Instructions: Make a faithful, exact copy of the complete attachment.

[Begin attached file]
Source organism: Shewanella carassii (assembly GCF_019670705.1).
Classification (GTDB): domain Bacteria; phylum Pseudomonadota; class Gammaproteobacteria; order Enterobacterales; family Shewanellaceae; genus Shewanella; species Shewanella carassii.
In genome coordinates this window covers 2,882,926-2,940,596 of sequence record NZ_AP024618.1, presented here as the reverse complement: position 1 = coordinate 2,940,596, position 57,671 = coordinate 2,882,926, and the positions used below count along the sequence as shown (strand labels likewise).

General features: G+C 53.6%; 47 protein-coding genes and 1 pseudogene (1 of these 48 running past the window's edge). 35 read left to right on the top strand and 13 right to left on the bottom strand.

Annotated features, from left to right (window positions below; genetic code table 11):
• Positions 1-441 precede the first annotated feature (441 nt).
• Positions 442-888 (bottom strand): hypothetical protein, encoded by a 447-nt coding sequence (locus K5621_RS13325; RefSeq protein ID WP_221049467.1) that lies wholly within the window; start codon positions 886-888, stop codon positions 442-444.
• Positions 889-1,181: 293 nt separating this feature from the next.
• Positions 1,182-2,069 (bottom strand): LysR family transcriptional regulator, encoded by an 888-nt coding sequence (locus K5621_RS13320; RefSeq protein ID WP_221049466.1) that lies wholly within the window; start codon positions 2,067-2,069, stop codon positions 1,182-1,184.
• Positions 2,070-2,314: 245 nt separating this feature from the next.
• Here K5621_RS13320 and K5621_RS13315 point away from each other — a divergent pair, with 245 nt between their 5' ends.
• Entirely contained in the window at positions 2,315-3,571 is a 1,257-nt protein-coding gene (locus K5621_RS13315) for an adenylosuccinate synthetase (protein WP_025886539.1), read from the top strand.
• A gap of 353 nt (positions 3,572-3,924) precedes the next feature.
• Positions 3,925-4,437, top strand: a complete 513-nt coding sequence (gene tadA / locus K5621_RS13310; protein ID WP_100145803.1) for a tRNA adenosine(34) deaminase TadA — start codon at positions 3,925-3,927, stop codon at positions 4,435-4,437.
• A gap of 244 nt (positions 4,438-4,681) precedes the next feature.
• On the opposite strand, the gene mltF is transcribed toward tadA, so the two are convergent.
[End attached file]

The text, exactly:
Source organism: Shewanella carassii (assembly GCF_019670705.1).
Classification (GTDB): domain Bacteria; phylum Pseudomonadota; class Gammaproteobacteria; order Enterobacterales; family Shewanellaceae; genus Shewanella; species Shewanella carassii.
In genome coordinates this window covers 2,882,926-2,940,596 of sequence record NZ_AP024618.1, presented here as the reverse complement: position 1 = coordinate 2,940,596, position 57,671 = coordinate 2,882,926, and the positions used below count along the sequence as shown (strand labels likewise).

General features: G+C 53.6%; 47 protein-coding genes and 1 pseudogene (1 of these 48 running past the window's edge). 35 read left to right on the top strand and 13 right to left on the bottom strand.

Annotated features, from left to right (window positions below; genetic code table 11):
• Positions 1-441 precede the first annotated feature (441 nt).
• Positions 442-888 (bottom strand): hypothetical protein, encoded by a 447-nt coding sequence (locus K5621_RS13325; RefSeq protein ID WP_221049467.1) that lies wholly within the window; start codon positions 886-888, stop codon positions 442-444.
• Positions 889-1,181: 293 nt separating this feature from the next.
• Positions 1,182-2,069 (bottom strand): LysR family transcriptional regulator, encoded by an 888-nt coding sequence (locus K5621_RS13320; RefSeq protein ID WP_221049466.1) that lies wholly within the window; start codon positions 2,067-2,069, stop codon positions 1,182-1,184.
• Positions 2,070-2,314: 245 nt separating this feature from the next.
• Here K5621_RS13320 and K5621_RS13315 point away from each other — a divergent pair, with 245 nt between their 5' ends.
• Entirely contained in the window at positions 2,315-3,571 is a 1,257-nt protein-coding gene (locus K5621_RS13315) for an adenylosuccinate synthetase (protein WP_025886539.1), read from the top strand.
• A gap of 353 nt (positions 3,572-3,924) precedes the next feature.
• Positions 3,925-4,437, top strand: a complete 513-nt coding sequence (gene tadA / locus K5621_RS13310; protein ID WP_100145803.1) for a tRNA adenosine(34) deaminase TadA — start codon at positions 3,925-3,927, stop codon at positions 4,435-4,437.
• A gap of 244 nt (positions 4,438-4,681) precedes the next feature.
• On the opposite strand, the gene mltF is transcribed toward tadA, so the two are convergent.